Not really. I was expecting a low grade but at the same time I was well unhappy about how I was judged. The unfairness of the whole situation was the most frustrating aspect of it, feeling like I’m being completely misunderstood when all I try to do is bring people’s attention to ideas and issues every single person thinks about at some point or other, without a doubt. Somehow it would’ve been better if I had focused on a mundane issue with little if any whatsoever deeper existential meaning, as it seemed like that’s the type of topics which the tutors fancied the most. I have no regrets at all. I just wish people appreciated deeper thought processes a bit more (and appreciated personal expression).
Would I have done it differently if i had the chance?
Yes and no. Yes – I would’ve stuck with my gut and done what I meant to do since the very start without changing my idea a thousand times throughout the year. I would’ve had a lot less tutorials than I did, as it seems to me that’s what messed up my process in the first place (and I ended up being accused of not having enough tutorials… excuse me??). And No, I wouldn’t change my idea and what I wanted to communicate – my research has become an invaluable part of my philosophies and personal beliefs, and I still believe what I was trying to say id incredibly important in our day and age.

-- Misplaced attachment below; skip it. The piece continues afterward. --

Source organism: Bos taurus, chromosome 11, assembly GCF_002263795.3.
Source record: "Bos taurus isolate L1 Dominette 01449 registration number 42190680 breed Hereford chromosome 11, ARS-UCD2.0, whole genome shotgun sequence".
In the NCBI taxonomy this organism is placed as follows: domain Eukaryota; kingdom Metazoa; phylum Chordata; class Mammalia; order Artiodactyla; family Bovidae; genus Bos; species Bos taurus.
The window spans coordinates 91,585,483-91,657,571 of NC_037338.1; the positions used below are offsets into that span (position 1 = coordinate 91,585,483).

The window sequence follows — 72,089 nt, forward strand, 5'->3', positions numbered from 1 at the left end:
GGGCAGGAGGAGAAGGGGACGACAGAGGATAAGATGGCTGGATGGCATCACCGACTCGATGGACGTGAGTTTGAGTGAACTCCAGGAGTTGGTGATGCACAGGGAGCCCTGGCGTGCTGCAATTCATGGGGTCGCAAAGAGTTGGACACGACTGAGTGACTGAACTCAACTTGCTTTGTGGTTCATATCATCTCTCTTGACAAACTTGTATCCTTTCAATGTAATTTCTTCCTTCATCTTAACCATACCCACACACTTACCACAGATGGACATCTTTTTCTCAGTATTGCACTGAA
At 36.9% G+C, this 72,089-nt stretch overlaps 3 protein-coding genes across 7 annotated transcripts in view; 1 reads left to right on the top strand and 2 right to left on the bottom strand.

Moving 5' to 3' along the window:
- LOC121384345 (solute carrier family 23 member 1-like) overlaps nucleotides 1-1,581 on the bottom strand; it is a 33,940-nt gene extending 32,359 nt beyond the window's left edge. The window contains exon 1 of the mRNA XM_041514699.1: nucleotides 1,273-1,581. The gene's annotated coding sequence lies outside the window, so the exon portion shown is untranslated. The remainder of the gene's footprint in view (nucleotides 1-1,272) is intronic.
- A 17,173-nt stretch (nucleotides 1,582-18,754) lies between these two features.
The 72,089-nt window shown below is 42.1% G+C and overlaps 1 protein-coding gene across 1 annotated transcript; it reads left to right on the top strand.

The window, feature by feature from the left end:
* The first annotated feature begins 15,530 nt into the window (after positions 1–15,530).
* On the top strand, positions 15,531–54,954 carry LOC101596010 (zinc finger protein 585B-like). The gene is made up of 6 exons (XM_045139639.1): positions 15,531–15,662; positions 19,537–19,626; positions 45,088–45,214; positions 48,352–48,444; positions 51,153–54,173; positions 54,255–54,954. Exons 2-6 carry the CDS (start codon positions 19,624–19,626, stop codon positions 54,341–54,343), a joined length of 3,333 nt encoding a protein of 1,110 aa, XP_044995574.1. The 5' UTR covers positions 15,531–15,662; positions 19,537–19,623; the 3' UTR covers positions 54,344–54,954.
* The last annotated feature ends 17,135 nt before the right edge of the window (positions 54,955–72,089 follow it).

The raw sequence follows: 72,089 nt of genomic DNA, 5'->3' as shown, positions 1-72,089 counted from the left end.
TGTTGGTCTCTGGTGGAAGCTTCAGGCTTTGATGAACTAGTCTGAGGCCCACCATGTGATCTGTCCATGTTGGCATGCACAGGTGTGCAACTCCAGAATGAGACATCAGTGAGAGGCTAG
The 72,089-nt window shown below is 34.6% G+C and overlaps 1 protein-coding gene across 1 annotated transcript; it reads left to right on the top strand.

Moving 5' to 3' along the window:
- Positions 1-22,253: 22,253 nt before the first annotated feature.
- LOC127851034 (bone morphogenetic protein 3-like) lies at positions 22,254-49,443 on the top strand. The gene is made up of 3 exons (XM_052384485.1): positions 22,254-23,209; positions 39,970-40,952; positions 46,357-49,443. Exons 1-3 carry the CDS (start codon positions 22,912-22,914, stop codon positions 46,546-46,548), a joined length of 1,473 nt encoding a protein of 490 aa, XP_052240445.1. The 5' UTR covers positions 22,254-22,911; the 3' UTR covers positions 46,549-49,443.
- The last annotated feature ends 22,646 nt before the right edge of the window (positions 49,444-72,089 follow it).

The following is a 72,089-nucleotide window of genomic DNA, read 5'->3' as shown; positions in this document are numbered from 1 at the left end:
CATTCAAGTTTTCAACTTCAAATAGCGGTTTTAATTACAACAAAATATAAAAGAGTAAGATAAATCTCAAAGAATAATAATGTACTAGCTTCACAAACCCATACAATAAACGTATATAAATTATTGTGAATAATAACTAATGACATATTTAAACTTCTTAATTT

To conclude, in this one week before the show, the tornado inside my mind dissipated and suddenly I could see with clarity all the details of the wasted landscape. All in place, maybe not in the place they initially were, but in place nonetheless – exactly where they should be. It took the most devastating of storms to set things right for myself as a person and as an artist.
Part of our professional practice included creating an online portfolio which could also be referred to as our personal website. We had several tutorials with Dan Peterson about what works, what doesn’t, what we should look out for, how to make it easy to navigate, visually appealing and all sorts of bits and pieces of the sort. He was showing us examples of both successful and relatively unsuccessful sites that we could learn from and get ideas of how we wanted our own site to look, as well as suggesting possible platforms and site-building websites.
Even though we were advised to start working on it as soon as possible I found myself constantly busy with everything else and ended up making it a few weeks after Within/Without. Not that it was an issue, we weren’t pressed for it – but I realised when we made our business cards that I’d have to put my wordpress blog onto them instead of a web address. No harm in that, I have linked my blog and website now as best as I can. The next step would be reorganising the blog menu, but more of that some other time.
When I decided to finally start working on it I had a little investigation of my own – a number of friends spoke of the wonders of Wix, so I had a look for myself. It was brilliant. With so much freedom to design to your heart’s desire, there were infinite visual possibilities. So I got to work.
Deciding what images I wanted to put up and how I wanted them to be placed took some time. I wanted to organise a substantial amount of projects as well as odd pieces and the most time consuming part was actually finding all the work and having to scan and edit it – for some reason my first and second-year self hadn’t thought to make her future life easy and just scan things in instead of just taking photos.